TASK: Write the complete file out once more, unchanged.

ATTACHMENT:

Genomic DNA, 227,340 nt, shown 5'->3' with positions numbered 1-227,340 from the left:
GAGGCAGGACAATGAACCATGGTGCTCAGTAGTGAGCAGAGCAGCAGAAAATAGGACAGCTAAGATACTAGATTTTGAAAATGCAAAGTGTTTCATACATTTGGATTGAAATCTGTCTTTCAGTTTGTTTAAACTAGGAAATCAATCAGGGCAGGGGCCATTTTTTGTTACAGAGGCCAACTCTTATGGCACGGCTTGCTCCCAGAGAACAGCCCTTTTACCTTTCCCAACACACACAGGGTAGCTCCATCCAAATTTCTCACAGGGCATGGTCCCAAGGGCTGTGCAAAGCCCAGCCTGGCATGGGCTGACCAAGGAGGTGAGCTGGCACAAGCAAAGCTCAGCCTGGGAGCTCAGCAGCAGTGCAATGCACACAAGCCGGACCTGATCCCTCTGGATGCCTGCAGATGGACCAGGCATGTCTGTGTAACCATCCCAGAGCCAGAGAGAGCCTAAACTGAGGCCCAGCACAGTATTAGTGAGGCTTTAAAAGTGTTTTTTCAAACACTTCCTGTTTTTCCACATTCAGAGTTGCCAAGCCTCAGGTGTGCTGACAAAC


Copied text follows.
Genomic DNA, 227,340 nt, shown 5'->3' with positions numbered 1-227,340 from the left:
GAGGCAGGACAATGAACCATGGTGCTCAGTAGTGAGCAGAGCAGCAGAAAATAGGACAGCTAAGATACTAGATTTTGAAAATGCAAAGTGTTTCATACATTTGGATTGAAATCTGTCTTTCAGTTTGTTTAAACTAGGAAATCAATCAGGGCAGGGGCCATTTTTTGTTACAGAGGCCAACTCTTATGGCACGGCTTGCTCCCAGAGAACAGCCCTTTTACCTTTCCCAACACACACAGGGTAGCTCCATCCAAATTTCTCACAGGGCATGGTCCCAAGGGCTGTGCAAAGCCCAGCCTGGCATGGGCTGACCAAGGAGGTGAGCTGGCACAAGCAAAGCTCAGCCTGGGAGCTCAGCAGCAGTGCAATGCACACAAGCCGGACCTGATCCCTCTGGATGCCTGCAGATGGACCAGGCATGTCTGTGTAACCATCCCAGAGCCAGAGAGAGCCTAAACTGAGGCCCAGCACAGTATTAGTGAGGCTTTAAAAGTGTTTTTTCAAACACTTCCTGTTTTTCCACATTCAGAGTTGCCAAGCCTCAGGTGTGCTGACAAAC